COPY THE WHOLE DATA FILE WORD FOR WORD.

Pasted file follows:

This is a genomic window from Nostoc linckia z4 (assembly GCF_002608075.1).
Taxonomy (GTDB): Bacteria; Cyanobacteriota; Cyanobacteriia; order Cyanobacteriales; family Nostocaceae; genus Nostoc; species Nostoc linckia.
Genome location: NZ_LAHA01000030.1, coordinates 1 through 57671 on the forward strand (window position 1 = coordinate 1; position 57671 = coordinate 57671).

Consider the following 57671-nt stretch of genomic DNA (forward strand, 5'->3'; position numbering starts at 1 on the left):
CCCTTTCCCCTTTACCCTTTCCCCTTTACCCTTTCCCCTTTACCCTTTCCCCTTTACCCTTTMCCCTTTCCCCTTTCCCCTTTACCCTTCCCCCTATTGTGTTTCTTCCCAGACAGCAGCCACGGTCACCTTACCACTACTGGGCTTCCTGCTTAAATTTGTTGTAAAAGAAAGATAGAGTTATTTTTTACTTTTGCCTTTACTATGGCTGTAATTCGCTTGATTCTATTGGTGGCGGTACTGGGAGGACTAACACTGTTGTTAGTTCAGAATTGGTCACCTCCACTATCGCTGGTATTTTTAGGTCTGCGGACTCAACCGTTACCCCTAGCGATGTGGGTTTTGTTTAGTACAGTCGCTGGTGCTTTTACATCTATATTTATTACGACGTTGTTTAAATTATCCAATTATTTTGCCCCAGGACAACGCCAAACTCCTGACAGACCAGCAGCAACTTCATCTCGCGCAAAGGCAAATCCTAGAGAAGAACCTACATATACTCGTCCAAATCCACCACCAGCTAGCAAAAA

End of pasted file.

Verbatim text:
This is a genomic window from Nostoc linckia z4 (assembly GCF_002608075.1).
Taxonomy (GTDB): Bacteria; Cyanobacteriota; Cyanobacteriia; order Cyanobacteriales; family Nostocaceae; genus Nostoc; species Nostoc linckia.
Genome location: NZ_LAHA01000030.1, coordinates 1 through 57671 on the forward strand (window position 1 = coordinate 1; position 57671 = coordinate 57671).

Consider the following 57671-nt stretch of genomic DNA (forward strand, 5'->3'; position numbering starts at 1 on the left):
CCCTTTCCCCTTTACCCTTTCCCCTTTACCCTTTCCCCTTTACCCTTTCCCCTTTACCCTTTMCCCTTTCCCCTTTCCCCTTTACCCTTCCCCCTATTGTGTTTCTTCCCAGACAGCAGCCACGGTCACCTTACCACTACTGGGCTTCCTGCTTAAATTTGTTGTAAAAGAAAGATAGAGTTATTTTTTACTTTTGCCTTTACTATGGCTGTAATTCGCTTGATTCTATTGGTGGCGGTACTGGGAGGACTAACACTGTTGTTAGTTCAGAATTGGTCACCTCCACTATCGCTGGTATTTTTAGGTCTGCGGACTCAACCGTTACCCCTAGCGATGTGGGTTTTGTTTAGTACAGTCGCTGGTGCTTTTACATCTATATTTATTACGACGTTGTTTAAATTATCCAATTATTTTGCCCCAGGACAACGCCAAACTCCTGACAGACCAGCAGCAACTTCATCTCGCGCAAAGGCAAATCCTAGAGAAGAACCTACATATACTCGTCCAAATCCACCACCAGCTAGCAAAAA